In memory: Dr Richard Farrow and Dr David Gould.
Stories as data, data as stories: making sense of narrative inquiry in clinical education*
Version of Record online: 10 APR 2005
Volume 39, Issue 5, pages 534–540, May 2005
How to Cite
Bleakley, A. (2005), Stories as data, data as stories: making sense of narrative inquiry in clinical education. Medical Education, 39: 534–540. doi: 10.1111/j.1365-2929.2005.02126.x
- Issue online: 10 APR 2005
- Version of Record online: 10 APR 2005
- Received 2 June 2004; editorial comments to author 1 October 2004 and 26 November 2004; accepted for publication 22 December 2004
- clinical competence/standards;
- research design
Background Narrative inquiry is a form of qualitative research that takes story as either its raw data or its product. Science and narrative can be seen as two kinds of knowing, reflected in the distinction between evidence-based medicine derived from population studies and narrative-based medicine focused upon the single case. A similar tension exists in the field of narrative inquiry between cognitive-orientated analytical methods and affective-orientated methods of synthesis.
Aims This paper aims to make sense of narrative inquiry in clinical education through definition of ‘narrative’, articulation of a typology of narrative research approaches, and critical examination in particular of analytical methods, the dominant approach in the literature. The typology is illustrated by research examples, and the role of medical education in developing expertise in narrative inquiry is discussed. An argument is made that the tension between analysis of the structure of stories and empathic use of stories can be seen as productive, stimulating expertise encompassing both approaches.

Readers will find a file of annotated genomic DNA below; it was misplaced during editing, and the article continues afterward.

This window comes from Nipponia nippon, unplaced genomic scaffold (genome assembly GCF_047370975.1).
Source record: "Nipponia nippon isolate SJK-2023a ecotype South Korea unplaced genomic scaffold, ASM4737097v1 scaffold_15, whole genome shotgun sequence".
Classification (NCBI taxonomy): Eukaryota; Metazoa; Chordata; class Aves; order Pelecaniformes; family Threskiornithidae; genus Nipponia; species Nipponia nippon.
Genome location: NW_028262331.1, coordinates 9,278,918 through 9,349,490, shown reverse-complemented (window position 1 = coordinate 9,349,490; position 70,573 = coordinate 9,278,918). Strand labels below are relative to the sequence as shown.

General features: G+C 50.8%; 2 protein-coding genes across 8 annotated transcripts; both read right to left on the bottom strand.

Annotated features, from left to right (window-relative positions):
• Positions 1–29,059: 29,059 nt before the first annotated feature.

Discussion Analytical methods tend to lose the concrete story and its emotional impact to abstract categorisations, which may claim explanatory value but often remain descriptive. Stemming from discomfort with more integrative methods derived from the humanities, a science-orientated medical education may privilege analytical methods over approaches of synthesis. Medical education can redress this imbalance through attention to ‘thinking with stories’ to gain empathy for a patient's experience of illness. Such an approach can complement understanding of story as discourse − how narratives may be used rhetorically to manage both social interactions and identity.